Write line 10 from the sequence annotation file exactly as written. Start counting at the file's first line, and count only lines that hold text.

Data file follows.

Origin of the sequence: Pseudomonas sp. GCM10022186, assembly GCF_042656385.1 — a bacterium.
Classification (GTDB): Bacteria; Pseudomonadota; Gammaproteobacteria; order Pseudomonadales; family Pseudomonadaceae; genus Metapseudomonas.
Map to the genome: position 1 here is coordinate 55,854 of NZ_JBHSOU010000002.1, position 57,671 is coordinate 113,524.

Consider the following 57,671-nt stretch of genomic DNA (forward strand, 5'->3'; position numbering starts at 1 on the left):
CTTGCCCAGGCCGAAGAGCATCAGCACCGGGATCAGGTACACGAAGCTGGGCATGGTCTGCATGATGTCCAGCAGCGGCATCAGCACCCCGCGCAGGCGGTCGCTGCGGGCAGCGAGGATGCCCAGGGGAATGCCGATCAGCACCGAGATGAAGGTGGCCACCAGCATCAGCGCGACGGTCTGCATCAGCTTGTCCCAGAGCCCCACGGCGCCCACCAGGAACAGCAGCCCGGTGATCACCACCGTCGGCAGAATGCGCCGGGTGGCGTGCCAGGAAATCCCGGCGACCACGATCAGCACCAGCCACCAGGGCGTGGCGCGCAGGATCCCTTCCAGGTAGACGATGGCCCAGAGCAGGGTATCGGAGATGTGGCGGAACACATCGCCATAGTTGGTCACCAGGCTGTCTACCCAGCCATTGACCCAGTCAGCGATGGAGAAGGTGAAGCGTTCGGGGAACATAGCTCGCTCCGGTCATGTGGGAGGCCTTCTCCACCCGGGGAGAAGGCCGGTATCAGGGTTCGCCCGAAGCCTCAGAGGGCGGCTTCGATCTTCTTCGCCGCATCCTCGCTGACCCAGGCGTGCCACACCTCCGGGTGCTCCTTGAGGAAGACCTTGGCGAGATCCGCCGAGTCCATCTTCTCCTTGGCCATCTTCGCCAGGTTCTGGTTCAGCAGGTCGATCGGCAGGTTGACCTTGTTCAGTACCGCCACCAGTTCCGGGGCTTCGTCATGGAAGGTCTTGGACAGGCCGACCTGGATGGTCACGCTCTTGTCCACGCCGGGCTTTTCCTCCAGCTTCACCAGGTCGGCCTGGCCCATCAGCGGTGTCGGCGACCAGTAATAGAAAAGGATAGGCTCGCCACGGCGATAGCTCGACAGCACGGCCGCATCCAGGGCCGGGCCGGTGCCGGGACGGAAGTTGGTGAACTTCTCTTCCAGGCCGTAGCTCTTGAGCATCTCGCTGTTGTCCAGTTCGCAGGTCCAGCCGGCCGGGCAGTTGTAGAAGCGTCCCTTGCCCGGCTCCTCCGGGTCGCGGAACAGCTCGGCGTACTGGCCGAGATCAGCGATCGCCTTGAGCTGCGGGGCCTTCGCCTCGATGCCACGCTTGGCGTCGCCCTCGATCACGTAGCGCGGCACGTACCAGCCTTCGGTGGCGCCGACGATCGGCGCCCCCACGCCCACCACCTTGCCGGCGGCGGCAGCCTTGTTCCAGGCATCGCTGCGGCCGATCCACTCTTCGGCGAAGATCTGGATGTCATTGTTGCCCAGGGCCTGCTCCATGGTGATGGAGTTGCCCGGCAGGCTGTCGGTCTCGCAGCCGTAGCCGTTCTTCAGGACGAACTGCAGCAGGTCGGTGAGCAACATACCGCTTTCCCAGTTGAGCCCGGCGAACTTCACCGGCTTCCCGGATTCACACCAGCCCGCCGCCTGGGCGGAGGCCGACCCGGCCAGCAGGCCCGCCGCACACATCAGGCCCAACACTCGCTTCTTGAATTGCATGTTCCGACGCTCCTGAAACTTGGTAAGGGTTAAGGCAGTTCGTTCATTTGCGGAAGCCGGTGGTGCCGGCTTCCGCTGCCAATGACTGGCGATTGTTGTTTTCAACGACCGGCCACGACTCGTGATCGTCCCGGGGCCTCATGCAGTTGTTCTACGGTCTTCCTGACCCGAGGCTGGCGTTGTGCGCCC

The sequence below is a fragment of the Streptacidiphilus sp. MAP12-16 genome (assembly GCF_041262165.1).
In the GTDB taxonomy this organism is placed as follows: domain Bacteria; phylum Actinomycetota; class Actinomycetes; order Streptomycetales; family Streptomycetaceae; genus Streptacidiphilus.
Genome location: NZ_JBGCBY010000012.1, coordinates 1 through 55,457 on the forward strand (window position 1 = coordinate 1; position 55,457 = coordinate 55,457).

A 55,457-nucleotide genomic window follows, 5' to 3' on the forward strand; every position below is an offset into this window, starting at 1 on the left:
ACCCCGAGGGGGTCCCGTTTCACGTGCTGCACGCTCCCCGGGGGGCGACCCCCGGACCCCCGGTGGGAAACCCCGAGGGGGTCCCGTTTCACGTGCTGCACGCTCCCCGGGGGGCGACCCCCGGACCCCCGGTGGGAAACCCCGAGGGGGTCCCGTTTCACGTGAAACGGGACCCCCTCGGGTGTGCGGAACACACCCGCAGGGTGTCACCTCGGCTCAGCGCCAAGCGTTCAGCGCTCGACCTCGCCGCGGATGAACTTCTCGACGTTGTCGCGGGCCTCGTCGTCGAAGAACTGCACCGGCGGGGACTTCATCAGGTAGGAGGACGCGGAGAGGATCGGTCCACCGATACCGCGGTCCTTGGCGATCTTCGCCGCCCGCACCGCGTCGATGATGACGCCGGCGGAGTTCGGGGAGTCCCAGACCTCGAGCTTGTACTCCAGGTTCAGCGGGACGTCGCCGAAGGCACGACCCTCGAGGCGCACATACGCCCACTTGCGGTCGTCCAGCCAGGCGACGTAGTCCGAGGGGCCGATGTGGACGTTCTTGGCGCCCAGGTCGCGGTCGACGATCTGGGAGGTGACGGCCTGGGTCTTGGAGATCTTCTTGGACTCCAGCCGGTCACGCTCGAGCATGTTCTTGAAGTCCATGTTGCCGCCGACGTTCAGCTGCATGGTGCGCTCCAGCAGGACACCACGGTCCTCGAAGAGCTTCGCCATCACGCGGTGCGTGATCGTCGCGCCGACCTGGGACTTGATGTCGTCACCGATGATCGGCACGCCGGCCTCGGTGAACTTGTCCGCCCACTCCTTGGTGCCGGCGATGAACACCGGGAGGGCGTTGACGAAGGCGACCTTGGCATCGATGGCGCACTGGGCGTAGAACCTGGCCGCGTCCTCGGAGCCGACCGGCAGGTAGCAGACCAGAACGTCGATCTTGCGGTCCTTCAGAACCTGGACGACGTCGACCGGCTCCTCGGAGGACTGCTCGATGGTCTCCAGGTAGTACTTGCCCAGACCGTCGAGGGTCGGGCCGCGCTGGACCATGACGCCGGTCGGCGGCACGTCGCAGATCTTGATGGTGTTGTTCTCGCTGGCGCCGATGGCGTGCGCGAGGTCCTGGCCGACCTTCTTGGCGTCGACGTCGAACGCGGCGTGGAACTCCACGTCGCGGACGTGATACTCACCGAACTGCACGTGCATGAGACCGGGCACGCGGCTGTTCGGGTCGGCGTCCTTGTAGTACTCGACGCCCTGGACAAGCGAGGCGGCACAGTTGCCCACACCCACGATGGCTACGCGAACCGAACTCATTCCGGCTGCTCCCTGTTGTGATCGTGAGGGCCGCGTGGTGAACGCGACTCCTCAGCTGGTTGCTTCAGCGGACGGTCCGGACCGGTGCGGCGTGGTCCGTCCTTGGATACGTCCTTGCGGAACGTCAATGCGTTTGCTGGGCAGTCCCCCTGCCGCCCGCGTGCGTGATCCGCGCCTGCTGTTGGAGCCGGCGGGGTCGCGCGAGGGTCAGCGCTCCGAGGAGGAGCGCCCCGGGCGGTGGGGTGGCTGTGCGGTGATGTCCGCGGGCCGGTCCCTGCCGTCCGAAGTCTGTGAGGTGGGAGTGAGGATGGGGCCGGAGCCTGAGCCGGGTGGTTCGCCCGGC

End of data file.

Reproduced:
ACCCCGAGGGGGTCCCGTTTCACGTGCTGCACGCTCCCCGGGGGGCGACCCCCGGACCCCCGGTGGGAAACCCCGAGGGGGTCCCGTTTCACGTGCTGCACGCTCCCCGGGGGGCGACCCCCGGACCCCCGGTGGGAAACCCCGAGGGGGTCCCGTTTCACGTGAAACGGGACCCCCTCGGGTGTGCGGAACACACCCGCAGGGTGTCACCTCGGCTCAGCGCCAAGCGTTCAGCGCTCGACCTCGCCGCGGATGAACTTCTCGACGTTGTCGCGGGCCTCGTCGTCGAAGAACTGCACCGGCGGGGACTTCATCAGGTAGGAGGACGCGGAGAGGATCGGTCCACCGATACCGCGGTCCTTGGCGATCTTCGCCGCCCGCACCGCGTCGATGATGACGCCGGCGGAGTTCGGGGAGTCCCAGACCTCGAGCTTGTACTCCAGGTTCAGCGGGACGTCGCCGAAGGCACGACCCTCGAGGCGCACATACGCCCACTTGCGGTCGTCCAGCCAGGCGACGTAGTCCGAGGGGCCGATGTGGACGTTCTTGGCGCCCAGGTCGCGGTCGACGATCTGGGAGGTGACGGCCTGGGTCTTGGAGATCTTCTTGGACTCCAGCCGGTCACGCTCGAGCATGTTCTTGAAGTCCATGTTGCCGCCGACGTTCAGCTGCATGGTGCGCTCCAGCAGGACACCACGGTCCTCGAAGAGCTTCGCCATCACGCGGTGCGTGATCGTCGCGCCGACCTGGGACTTGATGTCGTCACCGATGATCGGCACGCCGGCCTCGGTGAACTTGTCCGCCCACTCCTTGGTGCCGGCGATGAACACCGGGAGGGCGTTGACGAAGGCGACCTTGGCATCGATGGCGCACTGGGCGTAGAACCTGGCCGCGTCCTCGGAGCCGACCGGCAGGTAGCAGACCAGAACGTCGATCTTGCGGTCCTTCAGAACCTGGACGACGTCGACCGGCTCCTCGGAGGACTGCTCGATGGTCTCCAGGTAGTACTTGCCCAGACCGTCGAGGGTCGGGCCGCGCTGGACCATGACGCCGGTCGGCGGCACGTCGCAGATCTTGATGGTGTTGTTCTCGCTGGCGCCGATGGCGTGCGCGAGGTCCTGGCCGACCTTCTTGGCGTCGACGTCGAACGCGGCGTGGAACTCCACGTCGCGGACGTGATACTCACCGAACTGCACGTGCATGAGACCGGGCACGCGGCTGTTCGGGTCGGCGTCCTTGTAGTACTCGACGCCCTGGACAAGCGAGGCGGCACAGTTGCCCACACCCACGATGGCTACGCGAACCGAACTCATTCCGGCTGCTCCCTGTTGTGATCGTGAGGGCCGCGTGGTGAACGCGACTCCTCAGCTGGTTGCTTCAGCGGACGGTCCGGACCGGTGCGGCGTGGTCCGTCCTTGGATACGTCCTTGCGGAACGTCAATGCGTTTGCTGGGCAGTCCCCCTGCCGCCCGCGTGCGTGATCCGCGCCTGCTGTTGGAGCCGGCGGGGTCGCGCGAGGGTCAGCGCTCCGAGGAGGAGCGCCCCGGGCGGTGGGGTGGCTGTGCGGTGATGTCCGCGGGCCGGTCCCTGCCGTCCGAAGTCTGTGAGGTGGGAGTGAGGATGGGGCCGGAGCCTGAGCCGGGTGGTTCGCCCGGC